For the MoKan Elite 16-and-under team, guard Dainan Swoope is a very important player. Not only is he a lights-out shooter from deep, he leads the team in intelligence plays and toughness. He's a fiery competitor on both ends of the floor, and he can be an extension of the coach. 2016 Jerry Myles has tools as well. At about 6-foot-4, he's strong and a good athlete who can get to the rim some. He's young, though, and he needs work refining his overall skill level.
Also showing a lot of promise in the MoKan program is ninth-grader-to-be Jeremiah Tillman. Standing close to 6-foot-9, he has been causing a big buzz in the St. Louis area and he will be watched closely during his first year of high school at East St. Louis (Ill.) High. Not only is he big, but Tillman moves exceptionally well for a kid his size and age and he has very good hands and soft touch around the rim. You don't want to put huge expectations on him, but he looks to be a talent and he will be one to watch closely over the next few years.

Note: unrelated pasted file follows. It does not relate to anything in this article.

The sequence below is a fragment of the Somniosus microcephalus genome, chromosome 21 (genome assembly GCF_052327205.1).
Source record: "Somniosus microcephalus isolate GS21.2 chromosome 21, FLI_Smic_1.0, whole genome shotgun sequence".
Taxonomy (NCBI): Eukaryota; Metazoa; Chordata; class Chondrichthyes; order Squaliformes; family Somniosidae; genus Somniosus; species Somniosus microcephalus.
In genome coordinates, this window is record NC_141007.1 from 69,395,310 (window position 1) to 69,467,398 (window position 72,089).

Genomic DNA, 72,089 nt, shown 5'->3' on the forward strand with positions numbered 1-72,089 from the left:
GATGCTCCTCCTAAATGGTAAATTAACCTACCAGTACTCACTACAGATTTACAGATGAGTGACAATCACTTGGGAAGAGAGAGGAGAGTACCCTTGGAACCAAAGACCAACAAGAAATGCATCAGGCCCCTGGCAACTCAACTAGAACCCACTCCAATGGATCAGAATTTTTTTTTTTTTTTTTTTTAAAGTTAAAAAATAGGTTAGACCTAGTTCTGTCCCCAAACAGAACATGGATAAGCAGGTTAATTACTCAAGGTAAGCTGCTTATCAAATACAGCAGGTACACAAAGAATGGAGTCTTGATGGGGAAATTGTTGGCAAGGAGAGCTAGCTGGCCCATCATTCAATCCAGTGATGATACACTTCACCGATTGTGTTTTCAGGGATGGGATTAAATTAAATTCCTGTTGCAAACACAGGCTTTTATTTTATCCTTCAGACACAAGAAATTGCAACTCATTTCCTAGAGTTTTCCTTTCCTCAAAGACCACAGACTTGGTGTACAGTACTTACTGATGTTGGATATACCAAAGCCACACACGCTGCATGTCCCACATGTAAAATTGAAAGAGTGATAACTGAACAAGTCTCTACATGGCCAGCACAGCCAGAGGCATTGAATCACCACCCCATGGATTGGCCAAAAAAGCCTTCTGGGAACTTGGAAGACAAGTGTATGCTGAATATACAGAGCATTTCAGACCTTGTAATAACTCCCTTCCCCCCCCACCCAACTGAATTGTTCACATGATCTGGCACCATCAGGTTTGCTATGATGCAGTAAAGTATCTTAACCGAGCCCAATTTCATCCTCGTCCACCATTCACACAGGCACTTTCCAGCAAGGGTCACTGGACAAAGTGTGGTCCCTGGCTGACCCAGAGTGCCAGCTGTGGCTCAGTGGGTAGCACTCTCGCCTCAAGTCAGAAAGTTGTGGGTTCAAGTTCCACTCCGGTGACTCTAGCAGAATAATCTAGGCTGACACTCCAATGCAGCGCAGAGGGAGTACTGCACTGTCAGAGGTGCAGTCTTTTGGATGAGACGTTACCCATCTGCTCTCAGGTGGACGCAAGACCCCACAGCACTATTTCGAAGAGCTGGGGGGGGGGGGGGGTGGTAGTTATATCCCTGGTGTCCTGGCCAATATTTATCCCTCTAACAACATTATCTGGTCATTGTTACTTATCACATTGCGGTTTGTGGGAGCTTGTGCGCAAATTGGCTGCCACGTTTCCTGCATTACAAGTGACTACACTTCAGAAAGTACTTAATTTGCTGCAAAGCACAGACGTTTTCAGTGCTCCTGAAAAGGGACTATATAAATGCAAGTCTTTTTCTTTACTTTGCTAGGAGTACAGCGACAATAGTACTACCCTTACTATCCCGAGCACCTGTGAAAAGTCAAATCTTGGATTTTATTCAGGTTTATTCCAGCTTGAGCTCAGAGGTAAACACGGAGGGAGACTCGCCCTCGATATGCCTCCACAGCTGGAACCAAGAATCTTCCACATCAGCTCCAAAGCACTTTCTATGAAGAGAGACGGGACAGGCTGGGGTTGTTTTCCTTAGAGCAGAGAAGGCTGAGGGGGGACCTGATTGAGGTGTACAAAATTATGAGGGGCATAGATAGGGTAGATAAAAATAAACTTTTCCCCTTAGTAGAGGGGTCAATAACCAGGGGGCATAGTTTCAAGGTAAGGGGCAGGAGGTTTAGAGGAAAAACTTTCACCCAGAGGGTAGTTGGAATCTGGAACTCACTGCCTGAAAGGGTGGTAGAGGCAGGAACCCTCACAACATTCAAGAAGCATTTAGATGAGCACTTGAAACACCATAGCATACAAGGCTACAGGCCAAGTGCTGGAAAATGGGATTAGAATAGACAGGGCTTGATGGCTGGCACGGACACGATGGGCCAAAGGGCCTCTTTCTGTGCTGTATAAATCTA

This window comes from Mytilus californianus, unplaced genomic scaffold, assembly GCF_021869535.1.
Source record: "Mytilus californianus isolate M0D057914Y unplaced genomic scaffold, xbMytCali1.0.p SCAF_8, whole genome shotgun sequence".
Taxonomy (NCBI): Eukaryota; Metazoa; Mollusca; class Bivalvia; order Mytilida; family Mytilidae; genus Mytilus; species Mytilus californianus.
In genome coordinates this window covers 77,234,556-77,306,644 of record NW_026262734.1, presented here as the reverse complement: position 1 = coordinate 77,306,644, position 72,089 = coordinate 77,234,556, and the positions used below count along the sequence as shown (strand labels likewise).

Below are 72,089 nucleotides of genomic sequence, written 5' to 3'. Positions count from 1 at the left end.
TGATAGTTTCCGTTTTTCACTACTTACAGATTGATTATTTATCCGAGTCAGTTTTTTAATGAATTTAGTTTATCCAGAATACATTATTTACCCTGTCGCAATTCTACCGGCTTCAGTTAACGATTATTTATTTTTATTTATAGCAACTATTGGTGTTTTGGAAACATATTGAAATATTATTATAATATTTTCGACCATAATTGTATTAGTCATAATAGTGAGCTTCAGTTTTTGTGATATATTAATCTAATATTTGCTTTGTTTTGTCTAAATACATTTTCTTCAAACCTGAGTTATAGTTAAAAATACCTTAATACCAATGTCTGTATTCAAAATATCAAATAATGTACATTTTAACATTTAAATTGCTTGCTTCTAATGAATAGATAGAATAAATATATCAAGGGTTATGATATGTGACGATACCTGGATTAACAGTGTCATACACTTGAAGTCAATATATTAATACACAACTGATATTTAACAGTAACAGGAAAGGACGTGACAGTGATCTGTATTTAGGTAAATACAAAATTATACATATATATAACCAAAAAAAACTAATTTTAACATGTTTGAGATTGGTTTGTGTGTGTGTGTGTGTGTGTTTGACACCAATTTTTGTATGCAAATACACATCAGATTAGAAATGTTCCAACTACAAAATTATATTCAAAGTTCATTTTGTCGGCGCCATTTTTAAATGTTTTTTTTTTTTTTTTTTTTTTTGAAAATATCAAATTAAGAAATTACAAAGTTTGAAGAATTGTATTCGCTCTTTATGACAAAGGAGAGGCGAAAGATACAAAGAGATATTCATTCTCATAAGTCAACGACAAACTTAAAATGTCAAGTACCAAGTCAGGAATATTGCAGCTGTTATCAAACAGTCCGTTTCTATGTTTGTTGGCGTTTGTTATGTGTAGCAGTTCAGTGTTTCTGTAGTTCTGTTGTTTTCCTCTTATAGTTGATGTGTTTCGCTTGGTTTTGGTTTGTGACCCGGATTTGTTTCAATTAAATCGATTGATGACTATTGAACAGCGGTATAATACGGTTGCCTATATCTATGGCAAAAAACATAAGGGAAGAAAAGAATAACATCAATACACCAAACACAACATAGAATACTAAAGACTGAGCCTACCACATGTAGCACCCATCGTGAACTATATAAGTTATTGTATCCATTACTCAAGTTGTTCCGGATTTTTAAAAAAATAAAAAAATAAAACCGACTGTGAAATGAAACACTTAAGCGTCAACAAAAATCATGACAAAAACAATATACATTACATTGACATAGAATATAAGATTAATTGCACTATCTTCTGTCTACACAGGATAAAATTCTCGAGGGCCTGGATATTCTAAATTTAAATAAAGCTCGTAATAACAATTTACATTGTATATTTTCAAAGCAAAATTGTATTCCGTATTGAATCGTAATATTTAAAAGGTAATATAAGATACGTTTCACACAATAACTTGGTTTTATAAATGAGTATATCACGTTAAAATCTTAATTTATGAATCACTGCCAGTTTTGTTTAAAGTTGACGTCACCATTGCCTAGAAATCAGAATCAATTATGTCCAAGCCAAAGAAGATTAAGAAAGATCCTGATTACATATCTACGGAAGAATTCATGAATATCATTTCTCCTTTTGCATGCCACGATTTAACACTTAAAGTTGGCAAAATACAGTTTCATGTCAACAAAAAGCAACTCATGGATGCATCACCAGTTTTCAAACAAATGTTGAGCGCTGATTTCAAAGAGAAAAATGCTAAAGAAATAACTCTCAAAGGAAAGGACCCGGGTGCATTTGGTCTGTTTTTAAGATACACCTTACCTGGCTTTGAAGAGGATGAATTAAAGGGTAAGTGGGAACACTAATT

Speaking of the St. Louis Eagles, Jayson Tatum can pretty much toy with 16U competition even though he's technically playing an age group up. We've established that he will be among the first batch of 2016 five-stars, and right now he's looking like a top five or top 10 prospect in that class. At 6-foot-6, he can beat you in any phase of the game and he comes up big in crunch time.
One thing that 2016 guard Devearl Ramsey isn't lacking is speed. The 5-foot-11 guard from Sierra Canyon High School often has played off the ball and is learning to play the point. At times, he's a little wild and makes silly mistakes. But he's also young, he's very athletic and he can make some things happen. He is a high-major athlete and needs to be watched by higher-level programs because of his speed, shot making and potential as he becomes a better decision maker.